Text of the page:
Parable Parade is one of the series of Bible-themed children's games published by Bible Games Central. It's a simple set collection card game where the 2-6 players are each trying to collect the four cards that make up one of Jesus' parables. Complete two of the 12 parables in the deck and you win the game.
Play is simple enough for 5 or 6-year-olds to enjoy. The sets are also colour-coded, so children can play without being able to read the caption text setting out which parable they relate to. On your turn you simply flip cards and add them to the tableau in front of you; so you can be partway through collecting all 12 parables. Instead of a parable, some cards are 'Kingdom' cards, depicting a crown against one of three different background colours. Collect a set of these in the three different colours and you can trade them in to steal a parable card from another player. It's particularly helpful to do this if the card is all you need to complete a set (ie: you already have the other three cards) because completed sets are immune from subsequent 'attack'.
You have to stop drawing cards when you turn over an 'Oopsie' card. That ends your turn and requires you to discard three Kingdom cards, or to discard parable cards if you don't have the Kingdom cards. Notionally this makes Parable Parade a push-your-luck game, except that there's almost no advantage in ending your turn ahead of turning over an 'Oopsie' so it almost always pays to push your luck Canny players tho' will want to be sure to expend their Kingdom cards for stealing rather than risk them having to be discarded at turn end because it can actually make sense in terms of game play to discard parable cards instead of Kingdom cards. If I can see an opponent is just shy of completing a set and I have the card they need, taking it out of play by discarding it appears to be the best way of stopping the opponent from nabbing it!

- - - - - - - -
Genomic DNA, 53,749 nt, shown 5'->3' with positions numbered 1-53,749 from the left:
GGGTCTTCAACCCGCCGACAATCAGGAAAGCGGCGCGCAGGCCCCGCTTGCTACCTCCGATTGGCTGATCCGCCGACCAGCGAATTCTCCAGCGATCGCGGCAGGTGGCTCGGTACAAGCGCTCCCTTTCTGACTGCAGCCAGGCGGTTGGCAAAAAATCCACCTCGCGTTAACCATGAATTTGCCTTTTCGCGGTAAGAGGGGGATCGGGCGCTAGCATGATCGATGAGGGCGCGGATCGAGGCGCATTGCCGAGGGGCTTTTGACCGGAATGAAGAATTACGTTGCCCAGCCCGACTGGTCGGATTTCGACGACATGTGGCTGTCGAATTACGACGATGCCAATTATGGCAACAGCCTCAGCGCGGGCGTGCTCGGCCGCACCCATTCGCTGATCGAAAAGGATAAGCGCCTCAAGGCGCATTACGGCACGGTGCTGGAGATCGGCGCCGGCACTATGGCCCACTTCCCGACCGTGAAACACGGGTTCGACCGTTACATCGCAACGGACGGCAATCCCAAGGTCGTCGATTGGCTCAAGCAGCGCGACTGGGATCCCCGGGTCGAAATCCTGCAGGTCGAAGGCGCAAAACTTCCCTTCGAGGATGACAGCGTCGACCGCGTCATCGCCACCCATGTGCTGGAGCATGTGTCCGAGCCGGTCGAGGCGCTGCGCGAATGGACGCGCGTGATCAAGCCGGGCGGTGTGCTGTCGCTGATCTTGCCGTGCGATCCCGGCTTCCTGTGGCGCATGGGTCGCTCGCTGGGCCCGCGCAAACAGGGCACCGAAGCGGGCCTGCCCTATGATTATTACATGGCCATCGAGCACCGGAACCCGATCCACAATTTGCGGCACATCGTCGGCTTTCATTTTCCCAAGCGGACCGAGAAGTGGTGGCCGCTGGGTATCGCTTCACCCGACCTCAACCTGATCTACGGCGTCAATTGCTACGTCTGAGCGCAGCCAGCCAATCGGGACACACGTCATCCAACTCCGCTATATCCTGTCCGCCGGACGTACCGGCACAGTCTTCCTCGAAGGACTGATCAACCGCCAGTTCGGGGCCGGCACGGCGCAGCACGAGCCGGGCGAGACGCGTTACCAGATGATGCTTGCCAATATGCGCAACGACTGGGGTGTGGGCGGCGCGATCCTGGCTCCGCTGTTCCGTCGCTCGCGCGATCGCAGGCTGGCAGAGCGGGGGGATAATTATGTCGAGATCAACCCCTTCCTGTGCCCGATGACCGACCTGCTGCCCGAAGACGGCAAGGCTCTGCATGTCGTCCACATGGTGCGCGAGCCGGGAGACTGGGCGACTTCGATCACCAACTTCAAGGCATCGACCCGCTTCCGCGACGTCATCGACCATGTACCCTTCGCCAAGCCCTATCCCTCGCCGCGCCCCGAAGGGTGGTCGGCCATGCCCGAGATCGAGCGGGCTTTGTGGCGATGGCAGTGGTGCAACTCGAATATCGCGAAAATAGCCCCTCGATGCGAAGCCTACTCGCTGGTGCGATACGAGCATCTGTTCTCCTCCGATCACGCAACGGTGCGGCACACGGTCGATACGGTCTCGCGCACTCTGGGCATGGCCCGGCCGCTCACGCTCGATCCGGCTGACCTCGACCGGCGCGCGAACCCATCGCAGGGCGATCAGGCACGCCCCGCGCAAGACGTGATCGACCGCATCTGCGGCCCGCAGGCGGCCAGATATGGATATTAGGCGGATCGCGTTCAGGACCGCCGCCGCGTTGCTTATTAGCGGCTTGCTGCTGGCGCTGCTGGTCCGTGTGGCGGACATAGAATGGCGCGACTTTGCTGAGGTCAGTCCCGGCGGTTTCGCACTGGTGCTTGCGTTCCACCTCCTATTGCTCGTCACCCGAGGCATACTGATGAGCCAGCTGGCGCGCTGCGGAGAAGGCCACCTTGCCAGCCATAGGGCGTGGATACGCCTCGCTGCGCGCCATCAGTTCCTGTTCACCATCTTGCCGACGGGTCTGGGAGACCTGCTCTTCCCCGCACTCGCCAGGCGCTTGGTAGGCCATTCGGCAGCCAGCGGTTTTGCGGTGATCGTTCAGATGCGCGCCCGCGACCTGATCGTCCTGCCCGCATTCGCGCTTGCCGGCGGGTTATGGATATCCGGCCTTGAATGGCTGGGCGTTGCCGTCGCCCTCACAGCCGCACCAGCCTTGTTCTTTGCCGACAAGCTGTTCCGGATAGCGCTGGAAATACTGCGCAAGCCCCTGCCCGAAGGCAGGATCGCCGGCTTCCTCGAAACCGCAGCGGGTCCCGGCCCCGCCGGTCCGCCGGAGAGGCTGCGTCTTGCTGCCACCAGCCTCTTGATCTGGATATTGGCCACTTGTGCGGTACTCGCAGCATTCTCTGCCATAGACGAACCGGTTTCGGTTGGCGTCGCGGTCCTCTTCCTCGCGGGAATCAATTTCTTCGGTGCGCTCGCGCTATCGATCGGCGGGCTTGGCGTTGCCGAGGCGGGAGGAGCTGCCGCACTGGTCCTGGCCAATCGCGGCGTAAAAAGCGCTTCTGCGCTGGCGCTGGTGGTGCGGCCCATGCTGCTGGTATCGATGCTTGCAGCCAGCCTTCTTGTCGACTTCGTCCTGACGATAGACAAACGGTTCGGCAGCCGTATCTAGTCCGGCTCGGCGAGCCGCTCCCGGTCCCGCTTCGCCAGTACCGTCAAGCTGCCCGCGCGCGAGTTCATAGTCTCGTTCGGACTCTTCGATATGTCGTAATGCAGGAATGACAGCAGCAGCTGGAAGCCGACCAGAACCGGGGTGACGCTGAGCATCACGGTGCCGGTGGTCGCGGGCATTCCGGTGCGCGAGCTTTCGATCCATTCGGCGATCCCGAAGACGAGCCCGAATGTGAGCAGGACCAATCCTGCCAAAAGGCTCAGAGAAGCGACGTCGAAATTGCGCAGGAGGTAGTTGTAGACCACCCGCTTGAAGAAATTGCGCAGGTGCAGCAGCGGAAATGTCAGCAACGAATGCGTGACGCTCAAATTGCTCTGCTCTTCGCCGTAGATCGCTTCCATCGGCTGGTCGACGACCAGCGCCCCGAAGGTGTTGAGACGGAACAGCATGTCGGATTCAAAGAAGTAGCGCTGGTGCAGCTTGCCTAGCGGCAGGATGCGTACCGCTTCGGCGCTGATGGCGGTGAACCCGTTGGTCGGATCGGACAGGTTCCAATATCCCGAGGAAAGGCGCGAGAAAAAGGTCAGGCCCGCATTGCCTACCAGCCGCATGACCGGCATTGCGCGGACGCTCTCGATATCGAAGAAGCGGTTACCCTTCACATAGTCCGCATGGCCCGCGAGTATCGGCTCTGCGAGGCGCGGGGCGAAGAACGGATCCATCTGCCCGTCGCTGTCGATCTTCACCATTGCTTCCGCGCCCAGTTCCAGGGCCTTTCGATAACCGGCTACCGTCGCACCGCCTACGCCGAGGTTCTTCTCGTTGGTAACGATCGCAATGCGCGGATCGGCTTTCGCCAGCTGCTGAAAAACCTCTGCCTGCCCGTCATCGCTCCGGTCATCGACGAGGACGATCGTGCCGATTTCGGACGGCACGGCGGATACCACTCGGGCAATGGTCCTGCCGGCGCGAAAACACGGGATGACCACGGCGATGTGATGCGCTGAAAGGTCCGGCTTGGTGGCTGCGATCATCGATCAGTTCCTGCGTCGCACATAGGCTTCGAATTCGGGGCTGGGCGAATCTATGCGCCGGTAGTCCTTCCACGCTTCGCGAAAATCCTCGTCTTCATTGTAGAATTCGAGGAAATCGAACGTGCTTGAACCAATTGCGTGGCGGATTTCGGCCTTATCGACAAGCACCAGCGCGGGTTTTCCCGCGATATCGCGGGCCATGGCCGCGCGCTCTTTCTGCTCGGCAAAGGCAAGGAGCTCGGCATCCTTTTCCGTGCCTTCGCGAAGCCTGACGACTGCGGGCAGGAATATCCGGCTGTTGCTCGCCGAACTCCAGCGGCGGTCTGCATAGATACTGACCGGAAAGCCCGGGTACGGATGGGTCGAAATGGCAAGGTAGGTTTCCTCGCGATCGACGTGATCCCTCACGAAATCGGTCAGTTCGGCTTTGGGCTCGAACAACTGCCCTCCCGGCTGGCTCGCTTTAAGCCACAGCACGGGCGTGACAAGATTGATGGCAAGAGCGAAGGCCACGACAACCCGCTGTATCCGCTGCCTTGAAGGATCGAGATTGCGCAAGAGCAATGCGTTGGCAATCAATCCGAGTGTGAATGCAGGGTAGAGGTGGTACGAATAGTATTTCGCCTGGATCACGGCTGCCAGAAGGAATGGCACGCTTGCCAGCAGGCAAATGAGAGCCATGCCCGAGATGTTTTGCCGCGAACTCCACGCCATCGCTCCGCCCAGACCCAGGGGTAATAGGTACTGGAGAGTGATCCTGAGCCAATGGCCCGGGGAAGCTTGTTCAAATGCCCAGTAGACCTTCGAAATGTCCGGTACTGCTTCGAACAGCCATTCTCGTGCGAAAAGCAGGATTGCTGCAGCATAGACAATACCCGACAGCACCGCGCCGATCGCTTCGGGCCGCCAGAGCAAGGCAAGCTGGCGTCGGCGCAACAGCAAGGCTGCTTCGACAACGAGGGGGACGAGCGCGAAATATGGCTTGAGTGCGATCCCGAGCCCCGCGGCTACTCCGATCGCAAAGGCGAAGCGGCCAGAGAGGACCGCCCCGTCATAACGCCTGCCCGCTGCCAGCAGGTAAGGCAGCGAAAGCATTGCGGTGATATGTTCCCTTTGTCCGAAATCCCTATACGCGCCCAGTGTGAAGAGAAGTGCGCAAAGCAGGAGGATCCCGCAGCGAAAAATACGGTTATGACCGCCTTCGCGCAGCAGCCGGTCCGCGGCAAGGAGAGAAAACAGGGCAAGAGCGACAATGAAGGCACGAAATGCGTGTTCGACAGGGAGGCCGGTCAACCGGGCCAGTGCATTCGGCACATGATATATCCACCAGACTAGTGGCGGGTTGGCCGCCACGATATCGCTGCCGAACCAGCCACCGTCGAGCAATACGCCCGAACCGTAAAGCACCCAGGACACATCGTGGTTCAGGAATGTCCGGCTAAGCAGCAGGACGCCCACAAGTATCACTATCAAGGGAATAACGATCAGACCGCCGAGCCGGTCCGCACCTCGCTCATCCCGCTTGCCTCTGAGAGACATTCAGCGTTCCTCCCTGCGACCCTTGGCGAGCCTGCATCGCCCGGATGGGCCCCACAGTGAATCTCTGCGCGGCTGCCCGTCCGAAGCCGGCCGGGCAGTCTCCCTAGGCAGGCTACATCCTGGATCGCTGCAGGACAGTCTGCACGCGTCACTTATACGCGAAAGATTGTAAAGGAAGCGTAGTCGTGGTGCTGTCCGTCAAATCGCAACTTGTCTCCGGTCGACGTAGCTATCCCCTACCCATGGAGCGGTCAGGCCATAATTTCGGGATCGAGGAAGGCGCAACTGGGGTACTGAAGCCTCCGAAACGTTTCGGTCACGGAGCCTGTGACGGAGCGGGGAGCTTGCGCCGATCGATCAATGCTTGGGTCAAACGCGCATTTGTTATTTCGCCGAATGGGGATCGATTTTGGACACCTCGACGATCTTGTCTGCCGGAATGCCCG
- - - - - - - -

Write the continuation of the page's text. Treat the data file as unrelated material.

The cartoon art adds to Parable Parade's appeal, and tho' the theft mechanic is perhaps counter-religious, the game does have an educational role in introducing children to the parables from the New Testament. When children have collected sets, there's a card for each parable that outlines the story represented across the four-card cartoon and on the reverse there's an explanation of the significance of the story and what the parable means beyond the literal. Children who play the game will almost certainly come away with a better understanding of these Gospel stories.
Parable Parade worked best for us as a filler-length four-player game. With more players, the game was stretched more thinly; taking that much longer for players to collect the sets. With just two or three players, there usually wasn't enough opportunity to balance the luck of one player benefitting from a good card-flipping run and another having the misfortune of turning up an 'Oopsie' card early on their turn.